Year: 2020

Best-bets for Oct. 29: A night of protests and pandemic

1) “City So Real,” 7 p.m. to 1 a.m. ET, National Geographic. Here is an epic documentary, tackling an entire city (Chicago), with all its passion and quirks. It starts on July 4, 2018, a half-year before the mayoral primary. Some 21 candidates announce, 17 file petitions, 14 make the ballot. But it also involves the flavor of the city, from bars to barbershops. “Real” originally ended with the election, but Geographic added a fifth part – showing the new mayor encased in protest (shown here) and pandemic. Read more…

Amid the inferno: animal-rescue heroics

Adrina Selles was getting used to this: Fires (shown here) raged through the Australian bush country, endangering her animal-rehab center.
“We were threatened on four different occasions, from four different directions,” Selles – featured in a “Nature” film at 8 p.m. Wednesday (Oct. 28) on PBS – recalled. “We had to evacuate each time.”
Then came the big one – a massive, New Year’s Eve blaze that would consume 46 million acres.
“We thought we were going to lose the whole property,” she told the Television Critics Association. She couldn’t protect the 15 joeys (young kangaroos) in her care. “We just had to open the gates and (hope they would) find shelter.” Read more…

Best-bets for Oct. 28: Comedies, cons and koalas

1) “American Housewife,” 8:30 p.m., ABC. As the season gradually emerges, here’s a boost: Now ABC has all of its Wednesday comedies in place. They range from “Goldbergs” at 8 to “Black-ish” at 9:30; now “Housewife” arrives a week later than the others. It starts with what was supposed to be last season’s finale: Kate scrambles to make sure Taylor (Meg Donnelly, shown here) graduates from high school. Also, her husband finishes his ghostwriting project and their younger-daughter agrees to try sleep-away summer camp. Read more…

Best-bets for Oct. 27: Strong drama, top documentaries

1) “This Is Us” season-opener, 9-11 p.m., NBC. The best drama on broadcast TV is back – and sooner than originally announced. That has to be a good sign for viewers who want a dab of normalcy. When they last saw, Kevin was furious at Randall (Sterling K. Brown, shown here) for convincing their mother to leave town for an experimental Alzheimer’s treatment; he even blurted that he wishes his parents had never adopted Randall. Now we jump forward a few months, the the 40th birthday for both men and their sister Kate. Read more…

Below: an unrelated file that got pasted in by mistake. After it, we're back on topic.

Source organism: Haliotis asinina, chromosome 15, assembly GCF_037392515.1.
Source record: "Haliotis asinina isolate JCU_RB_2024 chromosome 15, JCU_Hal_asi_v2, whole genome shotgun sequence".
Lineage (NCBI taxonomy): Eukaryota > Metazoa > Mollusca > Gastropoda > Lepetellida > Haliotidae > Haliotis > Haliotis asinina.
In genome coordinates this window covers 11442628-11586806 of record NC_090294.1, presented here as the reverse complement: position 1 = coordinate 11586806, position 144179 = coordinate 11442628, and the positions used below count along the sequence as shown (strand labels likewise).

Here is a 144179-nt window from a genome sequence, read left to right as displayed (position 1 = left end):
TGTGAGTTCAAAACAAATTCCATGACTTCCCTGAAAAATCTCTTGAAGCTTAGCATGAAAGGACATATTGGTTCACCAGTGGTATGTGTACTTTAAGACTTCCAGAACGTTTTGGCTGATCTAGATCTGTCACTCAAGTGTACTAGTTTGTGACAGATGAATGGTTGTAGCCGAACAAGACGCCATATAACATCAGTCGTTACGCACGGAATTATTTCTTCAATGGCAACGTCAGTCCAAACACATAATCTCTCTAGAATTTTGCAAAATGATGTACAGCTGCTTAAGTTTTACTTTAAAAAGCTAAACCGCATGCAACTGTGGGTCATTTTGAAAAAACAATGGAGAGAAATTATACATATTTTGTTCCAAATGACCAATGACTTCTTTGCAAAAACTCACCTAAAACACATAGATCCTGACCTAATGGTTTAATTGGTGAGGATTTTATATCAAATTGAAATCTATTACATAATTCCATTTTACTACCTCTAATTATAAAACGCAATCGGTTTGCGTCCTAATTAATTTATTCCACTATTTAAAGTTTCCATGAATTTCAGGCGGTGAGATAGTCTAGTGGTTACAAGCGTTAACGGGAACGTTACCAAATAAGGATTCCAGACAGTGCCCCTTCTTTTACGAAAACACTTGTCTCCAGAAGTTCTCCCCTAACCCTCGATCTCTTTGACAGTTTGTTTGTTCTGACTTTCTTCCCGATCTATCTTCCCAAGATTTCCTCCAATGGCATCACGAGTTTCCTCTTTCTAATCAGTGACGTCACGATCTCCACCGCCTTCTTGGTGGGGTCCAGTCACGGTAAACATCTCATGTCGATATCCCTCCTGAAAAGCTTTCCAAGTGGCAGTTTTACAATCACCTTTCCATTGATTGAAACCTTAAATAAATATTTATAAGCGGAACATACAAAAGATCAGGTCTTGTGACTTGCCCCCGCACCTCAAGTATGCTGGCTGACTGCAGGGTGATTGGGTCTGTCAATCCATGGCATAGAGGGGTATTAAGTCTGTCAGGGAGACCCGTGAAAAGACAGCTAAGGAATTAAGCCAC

Yes, books — real, physical ones — are still an artform

Yes, this is an era of Twitter and Tik Tok and tiny treatises. Thoughts are expressed in 280 characters.
But there’s a flip side to that. “The physical book is alive and well, thank you very much,” Mark Dimunation says in “The Book Makers” (shownhere), which airs Tuesday (Oct. 27) on PBS World and then is at pbs.org.
He should know; he works at the Library of Congress (as head of the rare books division), a place that has 38 million books. There are plenty more coming, as the film finds at the CODEX Book Fair. Read more…

Best-bets for Oct. 26: Latino heroes, frantic soulmates

1) “Essential Heroes: A Momento Latino Event,” 9 p.m., CBS. While waiting for its shows to return, CBS is making good use of open spots on its schedule. Two shows – this Latino hour and Thursday’s “Every Vote Counts” –mix music and celebrities. Tonight, Gloria Estefan (shown here in an earlier photo) hosts (with Eva Longoria and Ricky Martin) and sings. Also performing are Pitbull, Juanes, Luis Fonsi and Kelsea Ballerini Read more…

“Undoing”: Lies, murder and a secretive Hugh

As a director, Susanne Bier has been busy muddying the images of stately Englishmen.
First, she cast Hugh Laurie as a cruel arms dealer in “The Night Manager.” Now she has Hugh Grant as a husband clinging to secrets – possibly murder – in “The Undoing,” at 9 p.m. Sundays on HBO.
“I just go for Hughs,” she joked. Such casting can be calculated … or whimsy. There’s “an element of intuitive sense,” she told the Television Critics Association in January. “There is a certain matchmaking fun about it.”
One match was already in place: Nicole Kidman (shown here with Grant) would star and David E. Kelley would produce and write the scripts, adapting a novel. That combination worked for “Big Little Lies,” which drew eight Emmys (including best mini-series and best actress, for Kidman) and eight more nominations. Read more…

Week’s top-10 for Oct. 26: “This Is Us” leads trio of openers

1) “This Is Us” season-opener, 9-11 p.m. Tuesday, NBC. Here’s a sign that TV is nudging back to normal: The best broadcast-network drama returns – sooner than first announced and with back-to-back episodes. Birthdays are big here – shared by Kevin, Kate and their adopted brother Randall. Now it’s their 40th, amid gloom. Their mom left to try an experimental Alzheimer’s treatment; as last season ended (shown here), Kevin blamed Randall for her decision and blurted out that he wishes his parents never adopted him. It could be tense. Read more…

Best-bets for Oct. 25: Old ‘Scream,” new dramas

1) “Scream” (1996), 9-11:30 p.m., CBS. We’re starting the final week (at last) before Halloween, with horror films everywhere. CBS has one of the best (airing a tad later than first planned). It began with a clever script from Kevin Williamson (“Dawson’s Creek”); then Wes Craven directed it beautifully, using a talented, young cast. Drew Barrymore has a great prologue; then the main body of the film stars Neve Campbell (shown here), Courteney Cox, Skeet Ulrich, David Arquette, Rose McGowan and more. Read more…